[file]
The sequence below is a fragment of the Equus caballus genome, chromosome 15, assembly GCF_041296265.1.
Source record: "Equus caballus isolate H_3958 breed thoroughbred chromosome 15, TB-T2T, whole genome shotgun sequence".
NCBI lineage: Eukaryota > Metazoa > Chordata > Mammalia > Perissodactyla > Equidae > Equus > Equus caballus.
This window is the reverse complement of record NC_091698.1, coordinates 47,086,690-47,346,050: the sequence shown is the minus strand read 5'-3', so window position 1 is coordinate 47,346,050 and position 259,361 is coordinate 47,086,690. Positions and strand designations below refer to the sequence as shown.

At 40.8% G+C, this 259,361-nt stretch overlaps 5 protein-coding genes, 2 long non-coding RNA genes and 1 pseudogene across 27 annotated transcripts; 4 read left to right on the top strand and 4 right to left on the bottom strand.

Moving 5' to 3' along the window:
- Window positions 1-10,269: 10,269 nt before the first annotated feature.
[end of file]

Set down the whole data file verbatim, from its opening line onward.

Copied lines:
The sequence below is a fragment of the Equus caballus genome, chromosome 15, assembly GCF_041296265.1.
Source record: "Equus caballus isolate H_3958 breed thoroughbred chromosome 15, TB-T2T, whole genome shotgun sequence".
NCBI lineage: Eukaryota > Metazoa > Chordata > Mammalia > Perissodactyla > Equidae > Equus > Equus caballus.
This window is the reverse complement of record NC_091698.1, coordinates 47,086,690-47,346,050: the sequence shown is the minus strand read 5'-3', so window position 1 is coordinate 47,346,050 and position 259,361 is coordinate 47,086,690. Positions and strand designations below refer to the sequence as shown.

At 40.8% G+C, this 259,361-nt stretch overlaps 5 protein-coding genes, 2 long non-coding RNA genes and 1 pseudogene across 27 annotated transcripts; 4 read left to right on the top strand and 4 right to left on the bottom strand.

Moving 5' to 3' along the window:
- Window positions 1-10,269: 10,269 nt before the first annotated feature.